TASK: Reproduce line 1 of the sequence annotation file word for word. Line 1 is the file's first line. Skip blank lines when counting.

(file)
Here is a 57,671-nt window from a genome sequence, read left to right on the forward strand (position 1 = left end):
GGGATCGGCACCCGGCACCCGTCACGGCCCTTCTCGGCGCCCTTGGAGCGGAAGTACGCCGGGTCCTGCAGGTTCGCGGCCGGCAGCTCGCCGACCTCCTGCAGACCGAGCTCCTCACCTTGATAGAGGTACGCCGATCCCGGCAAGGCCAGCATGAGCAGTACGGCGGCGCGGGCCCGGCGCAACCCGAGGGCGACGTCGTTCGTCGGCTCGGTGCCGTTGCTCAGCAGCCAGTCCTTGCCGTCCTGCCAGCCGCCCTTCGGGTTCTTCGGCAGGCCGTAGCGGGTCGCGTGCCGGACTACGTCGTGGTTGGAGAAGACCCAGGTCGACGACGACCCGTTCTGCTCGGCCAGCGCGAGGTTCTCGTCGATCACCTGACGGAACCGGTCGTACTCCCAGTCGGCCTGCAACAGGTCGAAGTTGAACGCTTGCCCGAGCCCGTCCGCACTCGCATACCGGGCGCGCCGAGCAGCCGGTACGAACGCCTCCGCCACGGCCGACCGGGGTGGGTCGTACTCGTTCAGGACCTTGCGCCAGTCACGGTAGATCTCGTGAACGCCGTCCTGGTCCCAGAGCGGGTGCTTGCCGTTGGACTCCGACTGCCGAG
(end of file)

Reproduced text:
Here is a 57,671-nt window from a genome sequence, read left to right on the forward strand (position 1 = left end):